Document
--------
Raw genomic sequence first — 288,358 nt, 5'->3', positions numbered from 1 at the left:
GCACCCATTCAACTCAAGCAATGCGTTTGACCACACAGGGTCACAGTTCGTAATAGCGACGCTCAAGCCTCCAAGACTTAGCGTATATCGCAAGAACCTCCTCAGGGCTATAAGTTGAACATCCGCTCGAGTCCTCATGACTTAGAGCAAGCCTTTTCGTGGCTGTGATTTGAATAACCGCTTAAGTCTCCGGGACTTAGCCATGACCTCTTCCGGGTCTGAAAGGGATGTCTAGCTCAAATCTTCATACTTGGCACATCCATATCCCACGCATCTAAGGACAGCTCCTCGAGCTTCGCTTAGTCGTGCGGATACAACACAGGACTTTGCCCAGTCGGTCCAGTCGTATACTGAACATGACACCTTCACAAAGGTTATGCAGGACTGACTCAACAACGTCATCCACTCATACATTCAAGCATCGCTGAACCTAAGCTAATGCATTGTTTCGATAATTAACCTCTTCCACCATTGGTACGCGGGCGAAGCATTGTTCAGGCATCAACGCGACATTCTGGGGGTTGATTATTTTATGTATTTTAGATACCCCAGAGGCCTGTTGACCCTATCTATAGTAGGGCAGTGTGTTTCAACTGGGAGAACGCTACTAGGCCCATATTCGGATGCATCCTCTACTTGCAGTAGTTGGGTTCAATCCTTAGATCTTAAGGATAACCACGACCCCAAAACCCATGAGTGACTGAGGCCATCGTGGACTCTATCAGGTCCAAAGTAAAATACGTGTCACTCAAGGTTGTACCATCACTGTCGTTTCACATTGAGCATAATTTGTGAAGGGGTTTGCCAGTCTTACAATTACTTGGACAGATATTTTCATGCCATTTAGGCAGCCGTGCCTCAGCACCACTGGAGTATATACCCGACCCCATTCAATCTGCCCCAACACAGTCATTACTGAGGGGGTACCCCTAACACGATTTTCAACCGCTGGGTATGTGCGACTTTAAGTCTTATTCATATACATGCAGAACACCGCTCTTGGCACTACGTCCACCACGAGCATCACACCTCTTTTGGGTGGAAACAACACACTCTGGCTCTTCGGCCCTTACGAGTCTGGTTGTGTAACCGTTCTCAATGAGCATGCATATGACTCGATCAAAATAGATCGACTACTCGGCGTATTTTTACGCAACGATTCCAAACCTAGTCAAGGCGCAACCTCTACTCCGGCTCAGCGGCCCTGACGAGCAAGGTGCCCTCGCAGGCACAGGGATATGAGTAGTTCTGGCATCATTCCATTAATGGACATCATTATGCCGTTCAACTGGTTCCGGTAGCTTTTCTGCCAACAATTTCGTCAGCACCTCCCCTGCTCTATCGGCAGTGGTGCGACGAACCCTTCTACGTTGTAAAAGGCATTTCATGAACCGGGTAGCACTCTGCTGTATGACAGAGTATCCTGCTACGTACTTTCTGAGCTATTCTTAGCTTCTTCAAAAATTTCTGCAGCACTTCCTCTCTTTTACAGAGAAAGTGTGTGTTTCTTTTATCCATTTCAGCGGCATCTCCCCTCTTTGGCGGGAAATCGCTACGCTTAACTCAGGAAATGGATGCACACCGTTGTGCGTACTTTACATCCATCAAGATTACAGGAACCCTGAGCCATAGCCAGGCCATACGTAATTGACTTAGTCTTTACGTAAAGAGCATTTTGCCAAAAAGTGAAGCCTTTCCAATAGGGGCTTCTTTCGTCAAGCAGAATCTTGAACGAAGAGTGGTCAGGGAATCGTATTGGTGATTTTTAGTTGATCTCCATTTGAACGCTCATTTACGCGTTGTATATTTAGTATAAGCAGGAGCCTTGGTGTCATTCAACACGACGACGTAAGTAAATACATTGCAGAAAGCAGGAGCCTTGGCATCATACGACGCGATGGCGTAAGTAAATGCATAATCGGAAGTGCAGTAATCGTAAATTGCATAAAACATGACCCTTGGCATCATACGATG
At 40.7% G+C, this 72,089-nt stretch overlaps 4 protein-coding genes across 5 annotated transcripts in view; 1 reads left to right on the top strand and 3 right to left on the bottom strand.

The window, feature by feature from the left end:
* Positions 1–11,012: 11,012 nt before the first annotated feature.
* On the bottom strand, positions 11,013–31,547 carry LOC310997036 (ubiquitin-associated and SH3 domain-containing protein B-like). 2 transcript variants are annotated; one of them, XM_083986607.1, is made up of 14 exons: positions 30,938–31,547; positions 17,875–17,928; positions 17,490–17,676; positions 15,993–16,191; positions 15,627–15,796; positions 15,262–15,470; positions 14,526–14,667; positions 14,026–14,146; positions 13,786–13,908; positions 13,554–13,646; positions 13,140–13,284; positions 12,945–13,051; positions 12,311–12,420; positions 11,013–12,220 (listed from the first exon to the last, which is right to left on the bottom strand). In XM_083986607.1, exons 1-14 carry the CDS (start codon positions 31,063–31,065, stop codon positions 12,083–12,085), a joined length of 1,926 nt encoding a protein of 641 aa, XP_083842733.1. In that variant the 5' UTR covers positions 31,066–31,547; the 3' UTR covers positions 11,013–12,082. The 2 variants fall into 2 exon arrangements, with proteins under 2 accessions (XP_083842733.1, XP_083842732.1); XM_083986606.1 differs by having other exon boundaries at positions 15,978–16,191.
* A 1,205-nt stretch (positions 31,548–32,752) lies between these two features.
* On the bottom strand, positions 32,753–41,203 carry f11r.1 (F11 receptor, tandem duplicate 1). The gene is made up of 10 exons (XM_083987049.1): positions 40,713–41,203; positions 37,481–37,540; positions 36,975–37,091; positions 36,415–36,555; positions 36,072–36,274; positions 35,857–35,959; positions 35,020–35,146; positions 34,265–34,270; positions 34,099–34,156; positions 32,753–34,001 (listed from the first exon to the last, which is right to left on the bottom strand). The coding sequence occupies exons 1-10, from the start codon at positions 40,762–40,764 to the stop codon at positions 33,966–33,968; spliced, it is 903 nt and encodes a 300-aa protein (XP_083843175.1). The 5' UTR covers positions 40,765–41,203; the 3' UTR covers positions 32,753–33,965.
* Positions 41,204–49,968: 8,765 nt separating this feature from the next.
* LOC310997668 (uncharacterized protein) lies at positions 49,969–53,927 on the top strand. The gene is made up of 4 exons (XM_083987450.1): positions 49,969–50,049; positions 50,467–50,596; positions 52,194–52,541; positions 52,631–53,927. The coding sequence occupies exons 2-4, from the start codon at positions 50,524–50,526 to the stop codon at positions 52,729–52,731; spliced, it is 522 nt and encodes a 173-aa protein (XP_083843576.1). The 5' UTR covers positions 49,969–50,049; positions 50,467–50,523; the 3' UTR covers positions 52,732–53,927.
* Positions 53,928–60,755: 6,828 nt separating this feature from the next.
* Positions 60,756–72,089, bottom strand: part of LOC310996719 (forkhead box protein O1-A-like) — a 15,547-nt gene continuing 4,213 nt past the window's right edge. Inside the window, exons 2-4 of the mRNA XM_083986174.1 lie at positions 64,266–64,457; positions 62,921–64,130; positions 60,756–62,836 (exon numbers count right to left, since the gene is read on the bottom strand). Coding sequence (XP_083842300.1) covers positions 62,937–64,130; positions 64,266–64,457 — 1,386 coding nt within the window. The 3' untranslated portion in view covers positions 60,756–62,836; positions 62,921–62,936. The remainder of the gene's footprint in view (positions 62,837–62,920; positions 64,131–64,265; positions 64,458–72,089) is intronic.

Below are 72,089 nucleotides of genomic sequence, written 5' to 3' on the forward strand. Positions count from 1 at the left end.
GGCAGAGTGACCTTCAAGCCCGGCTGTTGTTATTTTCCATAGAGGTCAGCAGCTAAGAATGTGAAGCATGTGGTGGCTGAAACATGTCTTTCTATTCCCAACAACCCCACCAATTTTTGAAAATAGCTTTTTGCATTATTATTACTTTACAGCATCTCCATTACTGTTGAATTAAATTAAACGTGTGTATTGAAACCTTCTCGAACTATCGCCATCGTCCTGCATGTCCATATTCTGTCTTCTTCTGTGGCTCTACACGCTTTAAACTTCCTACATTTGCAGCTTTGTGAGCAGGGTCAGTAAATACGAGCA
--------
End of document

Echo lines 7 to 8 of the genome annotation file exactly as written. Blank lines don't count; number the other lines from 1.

* A 1,205-nt stretch (positions 31,548–32,752) lies between these two features.
* On the bottom strand, positions 32,753–41,203 carry f11r.1 (F11 receptor, tandem duplicate 1). The gene is made up of 10 exons (XM_083987049.1): positions 40,713–41,203; positions 37,481–37,540; positions 36,975–37,091; positions 36,415–36,555; positions 36,072–36,274; positions 35,857–35,959; positions 35,020–35,146; positions 34,265–34,270; positions 34,099–34,156; positions 32,753–34,001 (listed from the first exon to the last, which is right to left on the bottom strand). The coding sequence occupies exons 1-10, from the start codon at positions 40,762–40,764 to the stop codon at positions 33,966–33,968; spliced, it is 903 nt and encodes a 300-aa protein (XP_083843175.1). The 5' UTR covers positions 40,765–41,203; the 3' UTR covers positions 32,753–33,965.